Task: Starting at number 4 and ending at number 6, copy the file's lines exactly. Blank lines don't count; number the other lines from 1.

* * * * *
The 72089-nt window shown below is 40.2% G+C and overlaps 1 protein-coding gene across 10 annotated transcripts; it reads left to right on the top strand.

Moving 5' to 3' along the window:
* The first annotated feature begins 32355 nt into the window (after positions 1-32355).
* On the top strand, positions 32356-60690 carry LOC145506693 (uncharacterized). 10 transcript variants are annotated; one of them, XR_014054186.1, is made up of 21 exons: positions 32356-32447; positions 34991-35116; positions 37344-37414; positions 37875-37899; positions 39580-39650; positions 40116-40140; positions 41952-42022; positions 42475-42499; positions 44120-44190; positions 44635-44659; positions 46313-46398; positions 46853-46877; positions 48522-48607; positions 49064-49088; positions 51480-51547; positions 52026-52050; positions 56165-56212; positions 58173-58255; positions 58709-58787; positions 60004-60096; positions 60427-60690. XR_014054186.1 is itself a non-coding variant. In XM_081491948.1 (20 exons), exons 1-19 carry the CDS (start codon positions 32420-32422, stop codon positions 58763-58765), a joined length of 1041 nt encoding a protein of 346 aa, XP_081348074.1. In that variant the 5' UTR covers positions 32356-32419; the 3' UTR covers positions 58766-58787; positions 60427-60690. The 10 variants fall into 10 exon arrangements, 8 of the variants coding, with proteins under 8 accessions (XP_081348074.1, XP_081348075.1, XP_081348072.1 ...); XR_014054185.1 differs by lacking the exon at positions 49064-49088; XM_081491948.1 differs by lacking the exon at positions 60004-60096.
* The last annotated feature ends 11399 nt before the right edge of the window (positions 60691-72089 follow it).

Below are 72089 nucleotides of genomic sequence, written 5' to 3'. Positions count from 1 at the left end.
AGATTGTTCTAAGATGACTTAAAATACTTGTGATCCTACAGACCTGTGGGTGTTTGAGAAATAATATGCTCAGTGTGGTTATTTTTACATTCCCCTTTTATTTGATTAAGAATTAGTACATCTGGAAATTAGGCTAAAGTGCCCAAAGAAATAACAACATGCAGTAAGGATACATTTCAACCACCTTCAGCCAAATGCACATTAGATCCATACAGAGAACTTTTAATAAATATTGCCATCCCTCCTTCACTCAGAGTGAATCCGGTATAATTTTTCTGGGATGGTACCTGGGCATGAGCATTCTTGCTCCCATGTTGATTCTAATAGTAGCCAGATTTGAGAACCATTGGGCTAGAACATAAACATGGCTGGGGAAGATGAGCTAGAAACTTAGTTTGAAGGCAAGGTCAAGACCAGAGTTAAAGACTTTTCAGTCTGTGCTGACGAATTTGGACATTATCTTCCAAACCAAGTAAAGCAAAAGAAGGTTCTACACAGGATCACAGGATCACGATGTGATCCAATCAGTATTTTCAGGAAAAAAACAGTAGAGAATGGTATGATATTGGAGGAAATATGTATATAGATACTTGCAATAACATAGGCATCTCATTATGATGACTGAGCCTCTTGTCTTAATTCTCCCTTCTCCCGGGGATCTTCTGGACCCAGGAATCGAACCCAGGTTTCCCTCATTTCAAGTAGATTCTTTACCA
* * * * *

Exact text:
* On the top strand, positions 32356-60690 carry LOC145506693 (uncharacterized). 10 transcript variants are annotated; one of them, XR_014054186.1, is made up of 21 exons: positions 32356-32447; positions 34991-35116; positions 37344-37414; positions 37875-37899; positions 39580-39650; positions 40116-40140; positions 41952-42022; positions 42475-42499; positions 44120-44190; positions 44635-44659; positions 46313-46398; positions 46853-46877; positions 48522-48607; positions 49064-49088; positions 51480-51547; positions 52026-52050; positions 56165-56212; positions 58173-58255; positions 58709-58787; positions 60004-60096; positions 60427-60690. XR_014054186.1 is itself a non-coding variant. In XM_081491948.1 (20 exons), exons 1-19 carry the CDS (start codon positions 32420-32422, stop codon positions 58763-58765), a joined length of 1041 nt encoding a protein of 346 aa, XP_081348074.1. In that variant the 5' UTR covers positions 32356-32419; the 3' UTR covers positions 58766-58787; positions 60427-60690. The 10 variants fall into 10 exon arrangements, 8 of the variants coding, with proteins under 8 accessions (XP_081348074.1, XP_081348075.1, XP_081348072.1 ...); XR_014054185.1 differs by lacking the exon at positions 49064-49088; XM_081491948.1 differs by lacking the exon at positions 60004-60096.
* The last annotated feature ends 11399 nt before the right edge of the window (positions 60691-72089 follow it).

Below are 72089 nucleotides of genomic sequence, written 5' to 3'. Positions count from 1 at the left end.